If you find yourself consistently being detained for secondary screenings at U.S. entry ports when returning from international destinations, you should probably contact the Department of Homeland Security’s Travel Redress Inquiry Program (“DHS TRIP”).
The above statement also applies to travelers who:
- Often face problems at ports of entry
- Were delayed or denied entrance on an airplane
- Were denied or delayed when trying to enter or exit U.S. ports of entry or border checkpoints.
- Feel that they have been improperly or unfairly: denied, delayed, or required to undergo additional screening at national transportation hubs.
The reasons for these additional screenings can be anything from being confused with someone else, or past convictions. Fortunately, for those who fall into any of the above categories, there are steps you can take to ease your entry and exit through these ports.
Step 1: Figuring out why you are repeatedly selected for additional screening
If you do not understand why Customs and Border Protection (CBP) keeps singling you out for additional screening, you should to find out why. That task is not particularly difficult since the Freedom of Information Act (FOIA) allows you to request copies of all information CBP has on you. The information on DHS databases go as far back as 1982, so by submitting a FOIA request on CBP.org, you should be able to pinpoint why you are being targeted at entry ports.
Step 2: Correcting erroneous information on your DHS files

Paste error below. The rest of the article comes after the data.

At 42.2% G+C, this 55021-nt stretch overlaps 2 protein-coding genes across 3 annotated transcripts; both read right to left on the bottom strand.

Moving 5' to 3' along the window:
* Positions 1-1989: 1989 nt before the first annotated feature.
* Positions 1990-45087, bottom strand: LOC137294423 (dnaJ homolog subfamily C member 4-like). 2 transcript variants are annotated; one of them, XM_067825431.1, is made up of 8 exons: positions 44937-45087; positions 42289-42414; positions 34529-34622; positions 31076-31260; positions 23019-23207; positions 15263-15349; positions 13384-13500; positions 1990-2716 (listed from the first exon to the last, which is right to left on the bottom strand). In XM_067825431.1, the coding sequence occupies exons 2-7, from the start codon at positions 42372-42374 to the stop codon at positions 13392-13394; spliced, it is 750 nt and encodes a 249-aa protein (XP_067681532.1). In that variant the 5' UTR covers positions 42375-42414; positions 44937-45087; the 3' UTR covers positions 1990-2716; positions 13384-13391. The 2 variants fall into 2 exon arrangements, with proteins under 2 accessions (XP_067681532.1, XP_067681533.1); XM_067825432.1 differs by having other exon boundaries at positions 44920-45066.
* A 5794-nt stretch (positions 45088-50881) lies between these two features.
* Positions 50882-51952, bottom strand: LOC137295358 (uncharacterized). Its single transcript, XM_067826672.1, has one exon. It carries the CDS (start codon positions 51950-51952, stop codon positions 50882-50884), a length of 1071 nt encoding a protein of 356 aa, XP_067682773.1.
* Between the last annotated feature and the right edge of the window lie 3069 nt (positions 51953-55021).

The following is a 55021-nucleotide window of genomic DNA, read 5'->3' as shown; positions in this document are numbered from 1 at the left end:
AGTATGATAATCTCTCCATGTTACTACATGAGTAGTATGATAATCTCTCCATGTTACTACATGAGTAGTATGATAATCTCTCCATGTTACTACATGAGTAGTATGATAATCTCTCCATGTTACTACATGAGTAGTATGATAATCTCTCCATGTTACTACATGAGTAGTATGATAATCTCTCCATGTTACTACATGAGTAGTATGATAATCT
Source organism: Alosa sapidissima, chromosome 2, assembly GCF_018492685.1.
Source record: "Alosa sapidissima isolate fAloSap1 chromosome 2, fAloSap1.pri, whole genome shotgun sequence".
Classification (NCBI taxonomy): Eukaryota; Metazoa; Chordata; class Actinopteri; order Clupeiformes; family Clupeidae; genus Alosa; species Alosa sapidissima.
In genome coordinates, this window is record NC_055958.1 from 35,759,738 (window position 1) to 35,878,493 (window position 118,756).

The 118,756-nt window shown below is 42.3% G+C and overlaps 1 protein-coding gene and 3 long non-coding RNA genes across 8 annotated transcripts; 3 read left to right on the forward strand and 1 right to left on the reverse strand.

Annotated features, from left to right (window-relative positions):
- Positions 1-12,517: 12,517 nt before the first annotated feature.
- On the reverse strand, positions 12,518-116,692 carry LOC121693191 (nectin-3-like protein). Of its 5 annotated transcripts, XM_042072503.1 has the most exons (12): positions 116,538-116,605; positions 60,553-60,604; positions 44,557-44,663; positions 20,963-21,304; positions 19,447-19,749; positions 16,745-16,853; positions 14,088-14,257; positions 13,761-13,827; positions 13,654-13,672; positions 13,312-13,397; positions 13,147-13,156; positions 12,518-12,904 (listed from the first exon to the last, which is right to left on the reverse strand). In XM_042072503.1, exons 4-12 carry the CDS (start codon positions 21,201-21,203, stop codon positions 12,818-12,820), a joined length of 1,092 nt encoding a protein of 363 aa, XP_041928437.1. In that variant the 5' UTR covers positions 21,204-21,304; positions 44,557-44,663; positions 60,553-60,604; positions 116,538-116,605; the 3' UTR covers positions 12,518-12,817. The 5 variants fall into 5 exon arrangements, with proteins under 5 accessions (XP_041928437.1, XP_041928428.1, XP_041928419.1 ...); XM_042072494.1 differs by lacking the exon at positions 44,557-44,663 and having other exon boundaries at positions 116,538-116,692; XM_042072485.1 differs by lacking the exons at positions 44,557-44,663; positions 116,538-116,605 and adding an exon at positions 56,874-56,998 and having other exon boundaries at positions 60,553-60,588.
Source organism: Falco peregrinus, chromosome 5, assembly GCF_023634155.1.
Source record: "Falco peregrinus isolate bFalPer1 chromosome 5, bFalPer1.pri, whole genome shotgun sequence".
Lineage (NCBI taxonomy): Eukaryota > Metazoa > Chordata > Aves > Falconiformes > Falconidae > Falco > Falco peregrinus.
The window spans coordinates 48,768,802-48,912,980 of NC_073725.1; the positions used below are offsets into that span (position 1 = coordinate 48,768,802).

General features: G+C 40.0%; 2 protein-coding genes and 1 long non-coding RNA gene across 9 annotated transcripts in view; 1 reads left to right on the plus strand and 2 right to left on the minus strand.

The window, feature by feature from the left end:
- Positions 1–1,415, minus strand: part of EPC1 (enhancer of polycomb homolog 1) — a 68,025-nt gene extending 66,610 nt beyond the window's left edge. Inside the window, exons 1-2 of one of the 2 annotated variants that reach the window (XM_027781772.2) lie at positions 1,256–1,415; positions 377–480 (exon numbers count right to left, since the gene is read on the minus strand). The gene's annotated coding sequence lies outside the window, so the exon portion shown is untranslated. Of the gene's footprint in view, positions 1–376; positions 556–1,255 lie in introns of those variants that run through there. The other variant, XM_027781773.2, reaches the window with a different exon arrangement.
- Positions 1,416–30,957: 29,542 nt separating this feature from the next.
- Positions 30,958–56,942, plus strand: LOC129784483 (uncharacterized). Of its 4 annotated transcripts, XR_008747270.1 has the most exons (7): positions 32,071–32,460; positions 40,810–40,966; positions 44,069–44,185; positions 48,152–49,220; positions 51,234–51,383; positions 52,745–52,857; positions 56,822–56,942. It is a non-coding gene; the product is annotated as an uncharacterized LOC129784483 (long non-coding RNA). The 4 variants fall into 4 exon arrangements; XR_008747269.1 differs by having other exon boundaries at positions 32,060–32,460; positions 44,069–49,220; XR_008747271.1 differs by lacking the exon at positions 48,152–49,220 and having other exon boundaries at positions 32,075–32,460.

Once you figure out why you are often made to undergo additional screening by CBP, you can file an inquiry through DHS TRIP to have incorrect information corrected. It’s a straightforward process that only requires a computer and internet access.
Simply head to the online form, and fill out the required information.
If you found erroneous information in the copies you received from your FOIA request, you should address that in the appropriate part of the form. Make sure you include details and any other information that can help clear things up.
You’ll also be required to send in copies of some documents with your inquiry like your passport. Copies of these can be sent via snail mail or scanned and sent to TRIP@dhs.gov.
Once your inquiry is accepted, you will be sent a Redress Control Number. This allows you to check up on the status of your inquiry and for booking flights once your inquiry has been resolved.
So, if you find yourself getting consistently singled out at U.S. entry ports and would like to avoid more of the same in the future, the above steps should point you in the right direction. However, you should note that resolving issues on your DHS files does not automatically exempt you from additional screening in the future. The selection process for determining which travelers are singled out depends on many other factors like random selection and travel patterns.
Generally speaking though, a positive outcome from your DHS TRIP inquiry should make it a lot easier for you to enter and exit U.S. ports. One should seek the advice from an attorney to increase the probability of success through the DHS TRIP.
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